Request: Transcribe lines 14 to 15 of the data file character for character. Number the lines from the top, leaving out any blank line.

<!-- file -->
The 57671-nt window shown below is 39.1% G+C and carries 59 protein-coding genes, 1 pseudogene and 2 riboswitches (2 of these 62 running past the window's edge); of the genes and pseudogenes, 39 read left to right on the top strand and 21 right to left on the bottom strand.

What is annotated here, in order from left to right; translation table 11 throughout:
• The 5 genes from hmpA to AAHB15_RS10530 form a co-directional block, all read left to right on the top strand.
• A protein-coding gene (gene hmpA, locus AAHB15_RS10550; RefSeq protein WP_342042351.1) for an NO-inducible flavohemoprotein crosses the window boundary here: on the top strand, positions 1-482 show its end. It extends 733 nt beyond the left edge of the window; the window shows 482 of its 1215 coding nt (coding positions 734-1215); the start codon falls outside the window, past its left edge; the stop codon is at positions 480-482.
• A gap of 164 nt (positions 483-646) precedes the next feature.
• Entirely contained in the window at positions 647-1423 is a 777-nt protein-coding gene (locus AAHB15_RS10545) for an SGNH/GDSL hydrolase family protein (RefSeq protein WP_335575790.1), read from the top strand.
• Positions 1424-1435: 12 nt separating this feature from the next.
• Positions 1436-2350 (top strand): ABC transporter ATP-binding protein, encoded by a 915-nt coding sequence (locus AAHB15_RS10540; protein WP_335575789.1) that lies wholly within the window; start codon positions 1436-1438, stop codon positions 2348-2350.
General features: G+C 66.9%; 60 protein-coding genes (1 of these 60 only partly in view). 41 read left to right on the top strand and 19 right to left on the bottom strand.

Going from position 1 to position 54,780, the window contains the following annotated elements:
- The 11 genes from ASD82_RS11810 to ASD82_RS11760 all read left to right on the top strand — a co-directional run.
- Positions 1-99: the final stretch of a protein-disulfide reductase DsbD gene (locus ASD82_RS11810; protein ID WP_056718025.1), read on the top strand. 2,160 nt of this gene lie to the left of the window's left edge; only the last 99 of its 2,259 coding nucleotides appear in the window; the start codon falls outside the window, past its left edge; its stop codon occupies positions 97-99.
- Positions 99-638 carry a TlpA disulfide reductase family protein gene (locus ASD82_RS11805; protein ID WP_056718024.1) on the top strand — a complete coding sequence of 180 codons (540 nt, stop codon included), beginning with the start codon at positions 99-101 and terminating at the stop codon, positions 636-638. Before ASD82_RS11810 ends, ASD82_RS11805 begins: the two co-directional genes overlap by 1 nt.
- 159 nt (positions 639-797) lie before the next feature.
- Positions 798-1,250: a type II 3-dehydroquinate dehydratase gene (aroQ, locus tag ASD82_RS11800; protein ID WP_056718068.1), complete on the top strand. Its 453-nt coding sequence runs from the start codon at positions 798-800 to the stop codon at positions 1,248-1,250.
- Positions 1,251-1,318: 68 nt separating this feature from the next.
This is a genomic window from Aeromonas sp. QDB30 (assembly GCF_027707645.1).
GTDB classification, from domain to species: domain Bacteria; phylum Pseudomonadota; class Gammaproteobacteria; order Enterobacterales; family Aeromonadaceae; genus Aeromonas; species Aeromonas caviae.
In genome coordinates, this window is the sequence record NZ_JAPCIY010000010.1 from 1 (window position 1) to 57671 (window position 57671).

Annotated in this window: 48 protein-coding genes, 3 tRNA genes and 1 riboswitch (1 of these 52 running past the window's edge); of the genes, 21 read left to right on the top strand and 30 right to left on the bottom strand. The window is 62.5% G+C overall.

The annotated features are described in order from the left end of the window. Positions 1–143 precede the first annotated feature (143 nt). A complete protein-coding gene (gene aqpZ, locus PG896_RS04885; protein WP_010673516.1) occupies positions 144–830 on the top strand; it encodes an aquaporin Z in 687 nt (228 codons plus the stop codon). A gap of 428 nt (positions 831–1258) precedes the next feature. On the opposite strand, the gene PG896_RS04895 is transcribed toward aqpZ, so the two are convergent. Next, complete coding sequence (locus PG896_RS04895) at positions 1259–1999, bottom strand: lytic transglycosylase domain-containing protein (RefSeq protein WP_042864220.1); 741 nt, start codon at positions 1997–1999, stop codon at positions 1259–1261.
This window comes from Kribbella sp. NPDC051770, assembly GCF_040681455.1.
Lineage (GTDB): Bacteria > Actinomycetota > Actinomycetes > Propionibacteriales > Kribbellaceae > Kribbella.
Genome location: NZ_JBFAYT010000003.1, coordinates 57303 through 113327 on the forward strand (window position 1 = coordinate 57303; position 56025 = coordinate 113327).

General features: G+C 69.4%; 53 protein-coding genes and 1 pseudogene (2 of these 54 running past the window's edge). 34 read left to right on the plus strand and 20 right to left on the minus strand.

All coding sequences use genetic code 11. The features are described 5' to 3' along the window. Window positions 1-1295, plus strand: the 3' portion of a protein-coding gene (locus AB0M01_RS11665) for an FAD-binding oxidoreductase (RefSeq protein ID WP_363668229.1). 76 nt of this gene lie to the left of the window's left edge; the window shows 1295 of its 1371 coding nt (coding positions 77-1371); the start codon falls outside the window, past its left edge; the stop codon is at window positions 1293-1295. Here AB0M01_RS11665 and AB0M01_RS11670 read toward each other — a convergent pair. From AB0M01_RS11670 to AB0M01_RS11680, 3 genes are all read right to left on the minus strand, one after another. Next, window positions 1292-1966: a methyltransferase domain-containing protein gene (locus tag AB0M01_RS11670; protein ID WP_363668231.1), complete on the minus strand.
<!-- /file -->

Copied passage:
- 159 nt (positions 639-797) lie before the next feature.
- Positions 798-1,250: a type II 3-dehydroquinate dehydratase gene (aroQ, locus tag ASD82_RS11800; protein ID WP_056718068.1), complete on the top strand. Its 453-nt coding sequence runs from the start codon at positions 798-800 to the stop codon at positions 1,248-1,250.